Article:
Kansas state government collects more tax revenue than most surrounding states. Additionally, severance taxes are a minor contribution to collections, even in Texas.
Note: this visualization has been updated. Click here for the most recent version.
The United States Census Bureau conducts an Annual Survey of State Government Tax Collections. It’s useful to gather figures for Kansas and some nearby states.
The data considers only tax collections by state government. It does not include cities, counties, school districts, or the many other taxing jurisdictions that states may have formed. I have computed this data on a per-person basis. Data is for 2013.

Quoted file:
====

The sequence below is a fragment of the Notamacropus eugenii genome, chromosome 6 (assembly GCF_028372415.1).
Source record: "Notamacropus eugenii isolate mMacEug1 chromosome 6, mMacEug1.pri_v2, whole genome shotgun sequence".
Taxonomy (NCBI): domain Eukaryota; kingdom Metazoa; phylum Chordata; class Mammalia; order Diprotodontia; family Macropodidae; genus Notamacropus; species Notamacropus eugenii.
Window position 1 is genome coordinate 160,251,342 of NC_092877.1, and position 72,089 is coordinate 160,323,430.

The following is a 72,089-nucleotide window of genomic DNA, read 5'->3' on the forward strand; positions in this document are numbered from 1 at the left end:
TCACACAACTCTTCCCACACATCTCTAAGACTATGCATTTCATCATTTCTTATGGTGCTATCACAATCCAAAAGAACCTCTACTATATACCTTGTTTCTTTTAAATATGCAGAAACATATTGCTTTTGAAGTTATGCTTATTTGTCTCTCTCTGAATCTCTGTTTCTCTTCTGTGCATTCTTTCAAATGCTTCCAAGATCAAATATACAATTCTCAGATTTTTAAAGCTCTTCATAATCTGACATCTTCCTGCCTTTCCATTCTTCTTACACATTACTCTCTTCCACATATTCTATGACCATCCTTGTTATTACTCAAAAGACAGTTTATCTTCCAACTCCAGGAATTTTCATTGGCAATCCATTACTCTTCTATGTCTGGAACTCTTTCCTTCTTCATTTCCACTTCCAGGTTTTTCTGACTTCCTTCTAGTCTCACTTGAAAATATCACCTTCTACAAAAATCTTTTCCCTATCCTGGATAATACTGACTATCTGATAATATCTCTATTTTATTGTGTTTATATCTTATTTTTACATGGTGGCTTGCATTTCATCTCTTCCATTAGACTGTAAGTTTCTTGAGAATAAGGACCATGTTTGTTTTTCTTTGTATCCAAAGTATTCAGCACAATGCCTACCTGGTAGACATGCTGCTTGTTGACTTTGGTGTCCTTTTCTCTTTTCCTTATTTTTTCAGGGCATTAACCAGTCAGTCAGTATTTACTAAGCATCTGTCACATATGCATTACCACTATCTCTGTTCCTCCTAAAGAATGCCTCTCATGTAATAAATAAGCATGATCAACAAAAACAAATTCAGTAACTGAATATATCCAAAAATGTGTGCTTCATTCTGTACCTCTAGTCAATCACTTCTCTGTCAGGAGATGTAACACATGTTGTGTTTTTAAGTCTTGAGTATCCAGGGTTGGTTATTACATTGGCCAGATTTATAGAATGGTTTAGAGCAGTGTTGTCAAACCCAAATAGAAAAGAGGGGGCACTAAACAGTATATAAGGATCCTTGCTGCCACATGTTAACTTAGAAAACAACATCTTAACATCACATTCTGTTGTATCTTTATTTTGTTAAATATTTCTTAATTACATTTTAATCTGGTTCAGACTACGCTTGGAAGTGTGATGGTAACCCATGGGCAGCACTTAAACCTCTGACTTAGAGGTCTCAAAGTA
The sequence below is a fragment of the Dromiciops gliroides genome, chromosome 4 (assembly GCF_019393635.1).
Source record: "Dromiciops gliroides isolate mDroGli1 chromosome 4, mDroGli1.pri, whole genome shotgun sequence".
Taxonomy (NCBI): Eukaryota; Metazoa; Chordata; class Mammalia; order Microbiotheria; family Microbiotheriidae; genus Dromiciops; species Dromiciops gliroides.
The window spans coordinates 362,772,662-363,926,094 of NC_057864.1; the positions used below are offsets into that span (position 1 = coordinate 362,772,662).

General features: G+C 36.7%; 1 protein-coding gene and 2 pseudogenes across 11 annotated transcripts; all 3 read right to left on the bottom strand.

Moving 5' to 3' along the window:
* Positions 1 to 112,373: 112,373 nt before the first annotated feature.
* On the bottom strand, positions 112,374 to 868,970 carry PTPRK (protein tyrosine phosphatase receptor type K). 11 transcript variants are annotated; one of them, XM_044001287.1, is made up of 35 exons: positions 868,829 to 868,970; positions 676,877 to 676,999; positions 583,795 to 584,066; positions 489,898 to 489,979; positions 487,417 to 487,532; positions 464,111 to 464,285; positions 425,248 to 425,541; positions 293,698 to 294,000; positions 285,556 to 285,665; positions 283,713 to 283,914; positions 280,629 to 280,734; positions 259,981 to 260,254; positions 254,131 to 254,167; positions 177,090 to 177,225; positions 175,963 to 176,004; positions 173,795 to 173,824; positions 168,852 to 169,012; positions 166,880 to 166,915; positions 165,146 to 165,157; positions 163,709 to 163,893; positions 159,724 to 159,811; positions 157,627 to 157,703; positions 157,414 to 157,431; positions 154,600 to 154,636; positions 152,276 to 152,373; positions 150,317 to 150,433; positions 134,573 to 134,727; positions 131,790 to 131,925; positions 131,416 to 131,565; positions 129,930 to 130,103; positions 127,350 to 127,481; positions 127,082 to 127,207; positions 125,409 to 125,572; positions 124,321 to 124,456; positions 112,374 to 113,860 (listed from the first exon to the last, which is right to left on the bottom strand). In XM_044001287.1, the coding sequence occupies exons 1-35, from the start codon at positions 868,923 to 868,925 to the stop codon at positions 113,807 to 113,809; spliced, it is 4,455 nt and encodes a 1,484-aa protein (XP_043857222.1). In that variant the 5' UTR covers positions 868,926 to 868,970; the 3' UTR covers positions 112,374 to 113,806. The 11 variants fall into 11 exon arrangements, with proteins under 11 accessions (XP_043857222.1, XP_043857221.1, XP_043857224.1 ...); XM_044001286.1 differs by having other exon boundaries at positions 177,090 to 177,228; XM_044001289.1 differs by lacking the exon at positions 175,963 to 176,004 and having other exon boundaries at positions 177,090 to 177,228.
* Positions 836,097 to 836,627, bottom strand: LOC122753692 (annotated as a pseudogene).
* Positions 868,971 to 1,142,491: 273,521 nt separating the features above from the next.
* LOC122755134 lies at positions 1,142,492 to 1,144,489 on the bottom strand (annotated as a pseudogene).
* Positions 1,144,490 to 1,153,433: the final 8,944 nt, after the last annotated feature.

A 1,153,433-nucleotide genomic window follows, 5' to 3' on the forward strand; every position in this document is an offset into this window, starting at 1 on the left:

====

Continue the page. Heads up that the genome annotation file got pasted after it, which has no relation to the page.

Considering total tax collections by state governments, note that Kansas, at $2,633 per person per year, is only slightly below the average for all states. For a group of nearby states, Arkansas and Iowa have higher state tax collections than Kansas. Nebraska, Oklahoma, Colorado, Texas, and Missouri are lower.
In some cases, state tax collections are substantially lower. Texas collects $1,955 per person per year, which is 25.75 percent less than Kansas.
Of note are severance taxes, which are taxes collected based on the extraction of oil, gas, and sometimes minerals. Kansas has a severance tax that produces, on a per person basis, $26 per year. In Texas the same tax produces $176 per person per year, and in Oklahoma, $134.
I’ve created an interactive visualization of this data that you may use. Click here to open the visualization in a new window.